Marion makes quite a number of very valid points.
The 'solution' offered for ed reform is 'back to basics' a solution
guaranteed to fail.
There are lots of committed teachers that are doing a very good job. Some
are using outdated paradigms, but some are using revolutionary paradigms
very effectively. So the question of whether or not we have hit bottom,
or if we are making any progress is confusing.
The traditional curriculum is a big part of the problem. How, for example,
can one even choose a good text book without an effective curriculum or
>From my perspective, the problem with initiating educational reform is
that there is no science to education at least the way we do it. In
principle, I believe there is probably a sound foundation for a "science"
or at least a values-driven, effective approach to education. However,
that is not what drives education to change. What drives it are the
social and political pressures. As a consequence, bringing information to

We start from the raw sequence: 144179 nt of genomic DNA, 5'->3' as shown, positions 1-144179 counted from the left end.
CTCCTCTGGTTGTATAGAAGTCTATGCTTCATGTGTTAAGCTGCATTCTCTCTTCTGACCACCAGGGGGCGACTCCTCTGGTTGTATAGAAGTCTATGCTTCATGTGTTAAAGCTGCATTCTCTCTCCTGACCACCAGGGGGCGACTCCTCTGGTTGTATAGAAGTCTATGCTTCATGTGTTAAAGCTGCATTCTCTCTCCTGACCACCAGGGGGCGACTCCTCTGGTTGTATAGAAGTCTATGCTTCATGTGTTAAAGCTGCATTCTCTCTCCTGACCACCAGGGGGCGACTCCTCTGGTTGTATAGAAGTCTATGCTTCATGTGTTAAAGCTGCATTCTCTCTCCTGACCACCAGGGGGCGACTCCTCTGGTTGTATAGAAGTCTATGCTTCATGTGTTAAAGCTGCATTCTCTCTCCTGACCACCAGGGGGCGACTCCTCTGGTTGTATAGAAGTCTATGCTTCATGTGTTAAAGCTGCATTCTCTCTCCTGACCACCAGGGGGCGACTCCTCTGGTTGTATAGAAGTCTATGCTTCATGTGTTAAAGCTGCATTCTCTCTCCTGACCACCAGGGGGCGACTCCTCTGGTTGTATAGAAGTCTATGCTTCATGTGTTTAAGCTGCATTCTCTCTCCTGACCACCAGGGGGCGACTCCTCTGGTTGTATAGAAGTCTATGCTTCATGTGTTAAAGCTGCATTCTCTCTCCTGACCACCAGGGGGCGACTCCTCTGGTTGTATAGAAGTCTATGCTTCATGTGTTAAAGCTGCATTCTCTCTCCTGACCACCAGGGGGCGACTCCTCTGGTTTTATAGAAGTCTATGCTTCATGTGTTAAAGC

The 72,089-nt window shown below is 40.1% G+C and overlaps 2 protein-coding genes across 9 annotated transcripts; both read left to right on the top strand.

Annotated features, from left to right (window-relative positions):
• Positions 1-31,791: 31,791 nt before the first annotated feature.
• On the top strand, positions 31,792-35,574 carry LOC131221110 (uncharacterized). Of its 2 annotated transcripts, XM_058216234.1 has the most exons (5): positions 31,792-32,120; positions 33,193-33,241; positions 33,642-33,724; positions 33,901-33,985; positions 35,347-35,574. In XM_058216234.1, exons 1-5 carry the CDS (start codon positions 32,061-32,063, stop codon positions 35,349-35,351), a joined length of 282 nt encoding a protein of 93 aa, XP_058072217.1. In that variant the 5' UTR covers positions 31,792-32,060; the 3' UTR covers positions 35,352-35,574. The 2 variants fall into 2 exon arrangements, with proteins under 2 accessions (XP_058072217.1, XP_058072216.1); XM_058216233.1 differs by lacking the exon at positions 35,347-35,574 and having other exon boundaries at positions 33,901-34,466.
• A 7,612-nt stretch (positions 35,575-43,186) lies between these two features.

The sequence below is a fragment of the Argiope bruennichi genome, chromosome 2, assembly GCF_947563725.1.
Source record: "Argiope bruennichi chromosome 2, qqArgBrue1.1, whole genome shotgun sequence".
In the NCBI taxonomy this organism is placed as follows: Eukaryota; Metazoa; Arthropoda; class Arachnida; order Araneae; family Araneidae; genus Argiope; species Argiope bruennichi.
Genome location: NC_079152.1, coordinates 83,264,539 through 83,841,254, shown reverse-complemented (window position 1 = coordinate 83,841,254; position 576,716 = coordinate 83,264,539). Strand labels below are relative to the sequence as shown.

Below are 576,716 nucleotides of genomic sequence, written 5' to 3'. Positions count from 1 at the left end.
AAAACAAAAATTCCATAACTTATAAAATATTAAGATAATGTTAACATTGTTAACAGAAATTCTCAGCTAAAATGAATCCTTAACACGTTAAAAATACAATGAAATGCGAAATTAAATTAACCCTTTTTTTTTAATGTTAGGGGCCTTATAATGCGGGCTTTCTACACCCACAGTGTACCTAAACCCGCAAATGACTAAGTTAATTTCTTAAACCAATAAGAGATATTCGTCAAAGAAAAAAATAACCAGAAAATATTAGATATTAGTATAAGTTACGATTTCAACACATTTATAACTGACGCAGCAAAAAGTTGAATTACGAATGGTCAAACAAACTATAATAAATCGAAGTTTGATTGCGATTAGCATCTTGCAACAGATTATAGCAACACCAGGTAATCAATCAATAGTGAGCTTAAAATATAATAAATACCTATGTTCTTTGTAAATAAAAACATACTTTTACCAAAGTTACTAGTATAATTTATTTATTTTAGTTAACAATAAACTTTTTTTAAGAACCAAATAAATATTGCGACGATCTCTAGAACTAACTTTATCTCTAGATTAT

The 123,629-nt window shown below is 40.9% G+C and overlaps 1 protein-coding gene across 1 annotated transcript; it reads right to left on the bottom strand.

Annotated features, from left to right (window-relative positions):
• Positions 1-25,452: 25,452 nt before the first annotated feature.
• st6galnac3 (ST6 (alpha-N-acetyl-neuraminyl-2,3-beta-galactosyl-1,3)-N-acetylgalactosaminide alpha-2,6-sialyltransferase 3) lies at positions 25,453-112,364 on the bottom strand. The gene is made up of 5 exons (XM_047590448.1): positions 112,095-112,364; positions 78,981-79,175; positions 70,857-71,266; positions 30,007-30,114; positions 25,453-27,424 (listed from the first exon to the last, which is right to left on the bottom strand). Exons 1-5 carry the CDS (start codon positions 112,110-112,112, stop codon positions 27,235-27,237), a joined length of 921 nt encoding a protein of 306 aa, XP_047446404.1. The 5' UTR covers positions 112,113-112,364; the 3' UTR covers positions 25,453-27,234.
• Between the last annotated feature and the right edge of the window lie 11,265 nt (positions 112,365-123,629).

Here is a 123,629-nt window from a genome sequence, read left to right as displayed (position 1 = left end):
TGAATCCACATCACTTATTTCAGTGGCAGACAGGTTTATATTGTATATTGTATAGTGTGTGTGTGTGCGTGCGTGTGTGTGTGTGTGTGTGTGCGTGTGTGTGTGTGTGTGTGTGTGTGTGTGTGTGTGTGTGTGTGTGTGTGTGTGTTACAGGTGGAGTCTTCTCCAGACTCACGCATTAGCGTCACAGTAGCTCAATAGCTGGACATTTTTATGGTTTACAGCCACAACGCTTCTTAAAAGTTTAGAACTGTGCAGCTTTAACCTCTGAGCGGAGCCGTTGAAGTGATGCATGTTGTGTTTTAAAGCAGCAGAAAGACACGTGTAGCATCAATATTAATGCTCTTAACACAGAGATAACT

light that contradicts the current theory -- the approved way to change a
science -- will not work in education under the current control systems.
As Marion says, the big problem is that schools are doing what they have
always done, and they are doing that reasonably well. It's just that that
is no longer the need.
Another problem may well be that -- just as in corporations -- new skill
sets and new values will be required in the new educational environment.
This may require a massive change in who educates, or a massive
re-education of existing educators. Think for a minute about the
questions on ambiguity and how teachers tend to feel about it.
Rol Fessenden LL Bean, Inc. email@example.com
Learning-org -- An Internet Dialog on Learning Organizations For info: <firstname.lastname@example.org> -or- <http://world.std.com/~lo/>